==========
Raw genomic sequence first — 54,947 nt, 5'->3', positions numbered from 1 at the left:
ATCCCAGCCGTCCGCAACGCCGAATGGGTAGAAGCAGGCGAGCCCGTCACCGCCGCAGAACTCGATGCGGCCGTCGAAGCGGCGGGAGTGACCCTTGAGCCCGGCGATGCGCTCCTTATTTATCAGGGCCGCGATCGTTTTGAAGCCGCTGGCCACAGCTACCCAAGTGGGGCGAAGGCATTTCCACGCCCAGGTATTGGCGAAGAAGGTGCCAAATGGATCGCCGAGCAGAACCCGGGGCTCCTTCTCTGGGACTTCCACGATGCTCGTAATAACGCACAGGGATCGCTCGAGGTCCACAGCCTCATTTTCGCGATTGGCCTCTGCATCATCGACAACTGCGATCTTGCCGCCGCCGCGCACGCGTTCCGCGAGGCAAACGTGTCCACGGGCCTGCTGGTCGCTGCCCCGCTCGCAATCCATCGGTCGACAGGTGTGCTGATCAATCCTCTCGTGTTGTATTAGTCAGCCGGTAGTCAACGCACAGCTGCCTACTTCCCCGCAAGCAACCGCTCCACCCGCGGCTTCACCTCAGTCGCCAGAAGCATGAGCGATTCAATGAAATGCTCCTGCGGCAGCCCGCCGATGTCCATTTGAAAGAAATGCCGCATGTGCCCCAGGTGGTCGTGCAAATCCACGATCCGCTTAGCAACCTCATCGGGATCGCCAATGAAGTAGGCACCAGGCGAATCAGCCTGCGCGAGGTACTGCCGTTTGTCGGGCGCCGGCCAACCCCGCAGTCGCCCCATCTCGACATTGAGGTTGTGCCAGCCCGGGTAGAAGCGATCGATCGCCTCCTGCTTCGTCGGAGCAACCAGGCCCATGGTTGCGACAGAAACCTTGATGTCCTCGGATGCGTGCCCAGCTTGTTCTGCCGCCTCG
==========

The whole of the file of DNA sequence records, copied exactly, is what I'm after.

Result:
Raw genomic sequence first — 54,947 nt, 5'->3', positions numbered from 1 at the left:
ATCCCAGCCGTCCGCAACGCCGAATGGGTAGAAGCAGGCGAGCCCGTCACCGCCGCAGAACTCGATGCGGCCGTCGAAGCGGCGGGAGTGACCCTTGAGCCCGGCGATGCGCTCCTTATTTATCAGGGCCGCGATCGTTTTGAAGCCGCTGGCCACAGCTACCCAAGTGGGGCGAAGGCATTTCCACGCCCAGGTATTGGCGAAGAAGGTGCCAAATGGATCGCCGAGCAGAACCCGGGGCTCCTTCTCTGGGACTTCCACGATGCTCGTAATAACGCACAGGGATCGCTCGAGGTCCACAGCCTCATTTTCGCGATTGGCCTCTGCATCATCGACAACTGCGATCTTGCCGCCGCCGCGCACGCGTTCCGCGAGGCAAACGTGTCCACGGGCCTGCTGGTCGCTGCCCCGCTCGCAATCCATCGGTCGACAGGTGTGCTGATCAATCCTCTCGTGTTGTATTAGTCAGCCGGTAGTCAACGCACAGCTGCCTACTTCCCCGCAAGCAACCGCTCCACCCGCGGCTTCACCTCAGTCGCCAGAAGCATGAGCGATTCAATGAAATGCTCCTGCGGCAGCCCGCCGATGTCCATTTGAAAGAAATGCCGCATGTGCCCCAGGTGGTCGTGCAAATCCACGATCCGCTTAGCAACCTCATCGGGATCGCCAATGAAGTAGGCACCAGGCGAATCAGCCTGCGCGAGGTACTGCCGTTTGTCGGGCGCCGGCCAACCCCGCAGTCGCCCCATCTCGACATTGAGGTTGTGCCAGCCCGGGTAGAAGCGATCGATCGCCTCCTGCTTCGTCGGAGCAACCAGGCCCATGGTTGCGACAGAAACCTTGATGTCCTCGGATGCGTGCCCAGCTTGTTCTGCCGCCTCG